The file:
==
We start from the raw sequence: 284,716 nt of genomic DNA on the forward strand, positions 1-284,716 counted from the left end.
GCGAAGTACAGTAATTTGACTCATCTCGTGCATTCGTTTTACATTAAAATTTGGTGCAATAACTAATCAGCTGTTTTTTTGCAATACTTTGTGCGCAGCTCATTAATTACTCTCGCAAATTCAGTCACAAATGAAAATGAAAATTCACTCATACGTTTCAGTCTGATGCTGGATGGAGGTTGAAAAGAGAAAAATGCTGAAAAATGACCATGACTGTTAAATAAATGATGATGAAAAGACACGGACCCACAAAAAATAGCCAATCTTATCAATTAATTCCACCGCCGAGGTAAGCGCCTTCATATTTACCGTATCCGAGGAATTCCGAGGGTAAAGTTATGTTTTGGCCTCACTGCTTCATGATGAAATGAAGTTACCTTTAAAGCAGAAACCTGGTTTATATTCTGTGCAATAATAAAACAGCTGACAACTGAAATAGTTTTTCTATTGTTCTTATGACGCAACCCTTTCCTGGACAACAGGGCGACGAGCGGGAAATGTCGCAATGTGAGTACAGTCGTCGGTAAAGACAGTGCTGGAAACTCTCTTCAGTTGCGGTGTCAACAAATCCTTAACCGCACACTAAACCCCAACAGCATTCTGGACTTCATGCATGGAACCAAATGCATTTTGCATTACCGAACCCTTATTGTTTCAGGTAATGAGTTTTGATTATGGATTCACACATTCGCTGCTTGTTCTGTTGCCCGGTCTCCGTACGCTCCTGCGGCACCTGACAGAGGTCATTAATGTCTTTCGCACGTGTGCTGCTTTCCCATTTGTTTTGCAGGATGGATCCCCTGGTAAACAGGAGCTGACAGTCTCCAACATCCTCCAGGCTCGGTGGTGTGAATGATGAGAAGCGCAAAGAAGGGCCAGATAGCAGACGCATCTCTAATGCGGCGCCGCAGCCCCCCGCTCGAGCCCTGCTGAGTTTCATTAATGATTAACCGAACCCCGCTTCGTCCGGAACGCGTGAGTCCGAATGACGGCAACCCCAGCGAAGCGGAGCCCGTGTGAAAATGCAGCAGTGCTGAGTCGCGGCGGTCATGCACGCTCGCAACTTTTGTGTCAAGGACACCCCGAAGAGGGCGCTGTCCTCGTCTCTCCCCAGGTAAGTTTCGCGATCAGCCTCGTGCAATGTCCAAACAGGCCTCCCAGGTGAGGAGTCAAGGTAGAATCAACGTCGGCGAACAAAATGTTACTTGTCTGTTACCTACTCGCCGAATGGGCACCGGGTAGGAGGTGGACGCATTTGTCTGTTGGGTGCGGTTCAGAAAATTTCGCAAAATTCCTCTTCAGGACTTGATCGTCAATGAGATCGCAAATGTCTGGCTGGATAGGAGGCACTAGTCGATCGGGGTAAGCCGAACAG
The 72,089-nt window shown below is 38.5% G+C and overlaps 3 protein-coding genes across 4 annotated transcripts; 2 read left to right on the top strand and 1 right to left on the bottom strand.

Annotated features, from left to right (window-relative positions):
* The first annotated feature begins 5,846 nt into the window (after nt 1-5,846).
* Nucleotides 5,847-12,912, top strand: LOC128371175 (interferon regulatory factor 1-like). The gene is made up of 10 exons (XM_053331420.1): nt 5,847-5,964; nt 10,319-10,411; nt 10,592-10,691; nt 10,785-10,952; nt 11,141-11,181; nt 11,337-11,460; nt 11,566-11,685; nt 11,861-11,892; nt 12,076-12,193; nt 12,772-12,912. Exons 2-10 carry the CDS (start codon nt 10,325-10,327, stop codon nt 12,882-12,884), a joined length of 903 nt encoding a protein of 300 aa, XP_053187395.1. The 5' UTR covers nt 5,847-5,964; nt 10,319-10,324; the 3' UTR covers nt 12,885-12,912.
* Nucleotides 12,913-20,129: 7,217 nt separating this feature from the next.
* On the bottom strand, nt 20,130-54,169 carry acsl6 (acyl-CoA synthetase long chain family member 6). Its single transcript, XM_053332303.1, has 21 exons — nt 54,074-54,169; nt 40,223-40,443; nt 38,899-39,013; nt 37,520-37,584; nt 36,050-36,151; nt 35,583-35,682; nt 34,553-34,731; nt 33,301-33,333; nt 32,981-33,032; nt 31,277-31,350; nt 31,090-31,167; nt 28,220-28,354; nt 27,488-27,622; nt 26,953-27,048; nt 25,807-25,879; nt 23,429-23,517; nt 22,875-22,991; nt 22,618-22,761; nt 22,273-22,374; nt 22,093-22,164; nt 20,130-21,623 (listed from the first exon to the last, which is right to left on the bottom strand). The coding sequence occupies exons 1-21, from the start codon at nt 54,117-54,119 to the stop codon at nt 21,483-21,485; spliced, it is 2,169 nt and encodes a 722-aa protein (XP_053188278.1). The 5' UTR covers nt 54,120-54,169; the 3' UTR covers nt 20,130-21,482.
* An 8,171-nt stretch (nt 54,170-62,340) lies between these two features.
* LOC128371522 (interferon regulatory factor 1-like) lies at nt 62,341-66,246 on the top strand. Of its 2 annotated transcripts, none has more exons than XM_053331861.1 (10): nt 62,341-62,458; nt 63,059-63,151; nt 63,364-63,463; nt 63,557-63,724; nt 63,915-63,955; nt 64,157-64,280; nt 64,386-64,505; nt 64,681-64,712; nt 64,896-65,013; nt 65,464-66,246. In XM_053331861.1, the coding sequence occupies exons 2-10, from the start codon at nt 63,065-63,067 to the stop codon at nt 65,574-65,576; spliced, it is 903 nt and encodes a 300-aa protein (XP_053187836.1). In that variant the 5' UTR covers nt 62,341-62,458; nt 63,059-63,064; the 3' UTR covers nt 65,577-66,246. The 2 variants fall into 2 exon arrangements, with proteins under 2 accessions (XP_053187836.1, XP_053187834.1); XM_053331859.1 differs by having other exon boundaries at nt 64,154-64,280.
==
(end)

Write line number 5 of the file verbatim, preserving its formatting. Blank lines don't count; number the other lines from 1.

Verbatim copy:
* The first annotated feature begins 5,846 nt into the window (after nt 1-5,846).